Twin Falls Probate Attorney
Make a Difficult Time Less Challenging with a Team You Can Trust
Losing a loved one is a difficult event in anyone’s life but dealing with probate or a trust while grieving can be even more challenging.
Whether you are the administrator of an estate or an heir, it’s critical to have an attorney on your side to guide you through the process and help protect your interests. The risks are high if you make an error and the complex rules and procedures of probate can be daunting.
We provide caring and attentive assistance throughout the entire probate process from opening the estate to distributing the assets.
You don’t have to do it alone.
What Is Probate
Probate is the court-supervised process of settling a deceased person’s financial affairs. Probate is necessary whenever someone passes away owning either assets in his or her name that cumulatively value more than $100,000.00, or real estate, regardless of the value. Assets that are commonly transferred outside of probate include interests in trusts, investment accounts, retirement accounts, annuities, and life insurance proceeds. Real property and bank accounts can be transferred outside of probate in certain circumstances but are less commonly set up in such a fashion.
If a person dies without a will, then the probate court will apply the state’s default laws to determine who will inherit the property. If there is a valid will, then the assets of the deceased will be distributed according to the terms of will.
You Deserve an Easy Process
While an attorney is not required to file probate in the state of Idaho, the rules are complicated and the consequences of making a mistake are considerable. Let us do the heavy lifting during a time when you should be allowed to mourn your love ones and focus on the other tasks that inevitably come with losing someone close to you.
At Canyon River Law, we handle all aspects of the legal process of transferring property and assets so you don’t have to, such as.
- Appointment of Personal Representatives
- Procurement of Letters Testamentary
- Declarations of Heirship
- Creditor Claims
- Trust Administrations
- Affidavits for Collection of Personal Property
- Asset Transfers
- Trust Funding, Accounting, and Termination
- Amending, Revoking, and Decanting Trusts
- Disclaiming Interests in a Trust or Estate
- Succession of Business Interests
- Collection of Retirement and Life Insurance
- Medicaid Estate Recovery Claims
- Inventory and Appraisement of Assets
We’re with You Every Step of the Way
When people have a loved one pass away they are commonly left wondering “what next?” At your initial consultation with Canyon River Law, we answer this question and provide a clear plan for moving forward
One we know the details of your loved one’s financial situation and family dynamics, we will navigate you through the legal landscape of settling an estate in Idaho. We do all the heavy lifting so you don’t have to.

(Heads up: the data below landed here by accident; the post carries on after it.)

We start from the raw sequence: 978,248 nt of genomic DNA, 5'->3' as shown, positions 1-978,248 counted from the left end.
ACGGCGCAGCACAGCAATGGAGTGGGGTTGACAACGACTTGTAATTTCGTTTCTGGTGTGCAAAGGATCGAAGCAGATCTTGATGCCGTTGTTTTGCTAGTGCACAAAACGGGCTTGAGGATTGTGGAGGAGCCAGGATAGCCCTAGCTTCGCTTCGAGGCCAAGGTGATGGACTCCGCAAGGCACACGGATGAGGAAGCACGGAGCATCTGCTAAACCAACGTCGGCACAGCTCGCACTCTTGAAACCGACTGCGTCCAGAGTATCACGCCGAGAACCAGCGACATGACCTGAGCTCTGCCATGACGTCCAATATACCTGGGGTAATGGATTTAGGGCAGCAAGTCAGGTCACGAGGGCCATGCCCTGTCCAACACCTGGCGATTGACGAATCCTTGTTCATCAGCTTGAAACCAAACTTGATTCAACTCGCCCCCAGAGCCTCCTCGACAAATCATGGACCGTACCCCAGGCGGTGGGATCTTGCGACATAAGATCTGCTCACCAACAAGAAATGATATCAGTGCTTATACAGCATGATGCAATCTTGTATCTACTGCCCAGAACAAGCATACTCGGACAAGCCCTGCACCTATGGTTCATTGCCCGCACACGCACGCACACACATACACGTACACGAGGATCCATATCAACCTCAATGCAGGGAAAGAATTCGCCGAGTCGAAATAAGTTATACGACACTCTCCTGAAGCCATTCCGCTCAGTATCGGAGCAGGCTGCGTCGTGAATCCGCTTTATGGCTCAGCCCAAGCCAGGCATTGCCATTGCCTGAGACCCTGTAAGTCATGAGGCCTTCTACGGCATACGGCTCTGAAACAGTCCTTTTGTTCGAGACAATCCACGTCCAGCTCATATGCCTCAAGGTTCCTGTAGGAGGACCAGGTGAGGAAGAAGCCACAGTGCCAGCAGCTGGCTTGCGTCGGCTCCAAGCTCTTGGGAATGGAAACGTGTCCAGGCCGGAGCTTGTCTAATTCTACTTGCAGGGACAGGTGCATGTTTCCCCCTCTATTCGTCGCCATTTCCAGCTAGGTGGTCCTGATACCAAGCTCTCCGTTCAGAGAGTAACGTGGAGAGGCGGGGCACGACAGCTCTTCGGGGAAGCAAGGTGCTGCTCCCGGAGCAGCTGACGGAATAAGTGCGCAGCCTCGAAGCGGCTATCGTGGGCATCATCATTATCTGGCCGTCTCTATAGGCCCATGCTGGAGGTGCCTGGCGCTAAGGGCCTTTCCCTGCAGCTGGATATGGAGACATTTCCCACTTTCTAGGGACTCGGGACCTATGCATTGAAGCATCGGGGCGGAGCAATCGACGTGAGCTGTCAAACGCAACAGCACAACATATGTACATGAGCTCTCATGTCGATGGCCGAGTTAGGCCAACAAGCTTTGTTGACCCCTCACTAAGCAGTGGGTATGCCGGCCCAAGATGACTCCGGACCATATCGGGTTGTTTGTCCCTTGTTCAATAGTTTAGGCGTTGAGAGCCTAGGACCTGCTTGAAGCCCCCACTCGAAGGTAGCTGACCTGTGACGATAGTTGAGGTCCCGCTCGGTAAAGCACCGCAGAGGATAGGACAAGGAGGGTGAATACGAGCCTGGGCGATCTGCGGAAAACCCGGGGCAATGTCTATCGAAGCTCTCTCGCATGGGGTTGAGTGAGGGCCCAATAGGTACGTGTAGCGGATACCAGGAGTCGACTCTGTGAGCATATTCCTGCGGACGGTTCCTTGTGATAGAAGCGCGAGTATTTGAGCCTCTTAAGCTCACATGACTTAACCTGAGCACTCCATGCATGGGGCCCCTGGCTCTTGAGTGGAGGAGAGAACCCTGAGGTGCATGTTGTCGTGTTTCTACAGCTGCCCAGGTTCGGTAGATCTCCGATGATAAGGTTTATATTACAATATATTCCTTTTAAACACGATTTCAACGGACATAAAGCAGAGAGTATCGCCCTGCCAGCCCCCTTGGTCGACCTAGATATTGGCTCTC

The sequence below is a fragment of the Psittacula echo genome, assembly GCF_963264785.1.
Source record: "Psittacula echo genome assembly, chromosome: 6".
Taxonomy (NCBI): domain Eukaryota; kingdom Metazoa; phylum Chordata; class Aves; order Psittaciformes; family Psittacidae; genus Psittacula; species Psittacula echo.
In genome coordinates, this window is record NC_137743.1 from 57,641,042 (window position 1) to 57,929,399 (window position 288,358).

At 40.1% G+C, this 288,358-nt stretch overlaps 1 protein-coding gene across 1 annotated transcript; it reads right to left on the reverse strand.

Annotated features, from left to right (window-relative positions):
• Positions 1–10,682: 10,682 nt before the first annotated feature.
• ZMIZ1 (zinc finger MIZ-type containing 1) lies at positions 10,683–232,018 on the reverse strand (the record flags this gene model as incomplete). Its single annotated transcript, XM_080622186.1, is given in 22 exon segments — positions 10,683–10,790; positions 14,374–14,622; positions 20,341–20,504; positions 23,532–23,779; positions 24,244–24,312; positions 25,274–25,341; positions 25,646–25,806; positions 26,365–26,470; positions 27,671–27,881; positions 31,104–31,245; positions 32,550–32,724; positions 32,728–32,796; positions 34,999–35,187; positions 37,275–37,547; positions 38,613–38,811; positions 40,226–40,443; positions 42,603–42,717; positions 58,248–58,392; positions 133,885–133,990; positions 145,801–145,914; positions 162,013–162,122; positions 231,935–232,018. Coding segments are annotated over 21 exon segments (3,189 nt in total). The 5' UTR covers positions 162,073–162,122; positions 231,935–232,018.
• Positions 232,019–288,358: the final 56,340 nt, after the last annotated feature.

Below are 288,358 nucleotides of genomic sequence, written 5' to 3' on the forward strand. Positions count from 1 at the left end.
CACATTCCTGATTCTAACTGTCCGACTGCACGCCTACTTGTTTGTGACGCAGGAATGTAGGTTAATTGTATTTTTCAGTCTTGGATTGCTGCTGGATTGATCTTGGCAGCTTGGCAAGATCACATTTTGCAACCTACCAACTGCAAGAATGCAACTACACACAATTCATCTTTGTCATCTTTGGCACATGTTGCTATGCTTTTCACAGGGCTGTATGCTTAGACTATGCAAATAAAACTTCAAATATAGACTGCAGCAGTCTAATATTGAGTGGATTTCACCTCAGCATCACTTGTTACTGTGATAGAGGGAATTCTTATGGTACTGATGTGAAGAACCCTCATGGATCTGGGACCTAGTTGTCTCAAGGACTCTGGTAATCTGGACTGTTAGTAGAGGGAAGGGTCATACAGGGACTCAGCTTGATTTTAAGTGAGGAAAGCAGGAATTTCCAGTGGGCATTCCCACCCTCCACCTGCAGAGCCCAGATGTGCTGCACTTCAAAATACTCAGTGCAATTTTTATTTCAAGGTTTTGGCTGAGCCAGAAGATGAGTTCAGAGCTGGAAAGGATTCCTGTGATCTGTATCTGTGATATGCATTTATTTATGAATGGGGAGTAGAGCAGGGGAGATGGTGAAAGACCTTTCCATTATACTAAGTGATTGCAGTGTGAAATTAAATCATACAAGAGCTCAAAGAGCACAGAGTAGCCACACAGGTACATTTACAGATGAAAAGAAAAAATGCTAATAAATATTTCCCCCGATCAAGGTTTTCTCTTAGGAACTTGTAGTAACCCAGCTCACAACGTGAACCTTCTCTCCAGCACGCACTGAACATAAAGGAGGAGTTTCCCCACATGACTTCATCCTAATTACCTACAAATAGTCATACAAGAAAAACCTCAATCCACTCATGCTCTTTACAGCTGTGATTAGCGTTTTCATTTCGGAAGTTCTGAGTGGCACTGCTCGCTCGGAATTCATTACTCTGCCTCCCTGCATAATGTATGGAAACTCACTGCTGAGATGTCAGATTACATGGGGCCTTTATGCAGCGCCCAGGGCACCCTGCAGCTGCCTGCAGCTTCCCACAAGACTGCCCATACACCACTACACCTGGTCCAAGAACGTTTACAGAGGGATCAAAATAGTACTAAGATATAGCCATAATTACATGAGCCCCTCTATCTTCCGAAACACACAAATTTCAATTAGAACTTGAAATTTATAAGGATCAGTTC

By having us guide you through the process of settling your loved one’s financial affairs, you can feel at peace with the process long after it’s over.
Frequently Asked Questions
I’m worried about finances, who pays for the attorney fees and debts after a death?
Typically, an heir is not personally responsible for the debts of the deceased person, unless he or she is a co-debtor or borrower on the debt. The costs of the Estate/Probate Attorney are paid from the assets of the deceased person and the heirs are not personally liable for the expense.
What happens if I die without a will?
If a person dies without a will, then the state’s default laws (often referred to as the rules of intestate succession) determine who will inherit the property. If there is a valid will, the assets of the deceased are distributed according to the terms of will.
Do I have to do Probate on the death of my spouse?
Most couples believe that because both of their names are on the bank accounts, vehicles, real estate, and other assets, they do not have to file probate on the death of the first spouse but oftentimes this is not true. It’s best to consult with an attorney after the death of your spouse to determine whether or not probate is necessary.
Am I legally responsible for the debts of my loved one after their death?
Typically an heir is not personally responsible for the debts of the deceased person from whom he or she inherited, unless he or she is a co-debtor or borrower on the debt.
Do I have to do Probate if the person died with no substantial assets?
If a person dies without owning any real estate and a total value of assets less than $100,000.00, then it may be possible to transfer title to the person’s assets outside of probate via the use of a small estate affidavit.
I have been told I need Letters Testamentary, how can I get these?
You may have been told when managing the affairs of a loved one after their passing that you need “Letters Testamentary.” Letters Testamentary is a court-issued document verifying that you are the personal representative of the deceased person’s estate. The only way to acquire Letters Testamentary is to file a probate action.
Finding peace and closure after the death of a loved one is hard enough without wading through a complex system. We’ve helped hundreds of families through this process and are here to protect our client’s best interests and help guide you to success no matter the situation.
Contact us to get a consultation with a probate lawyer.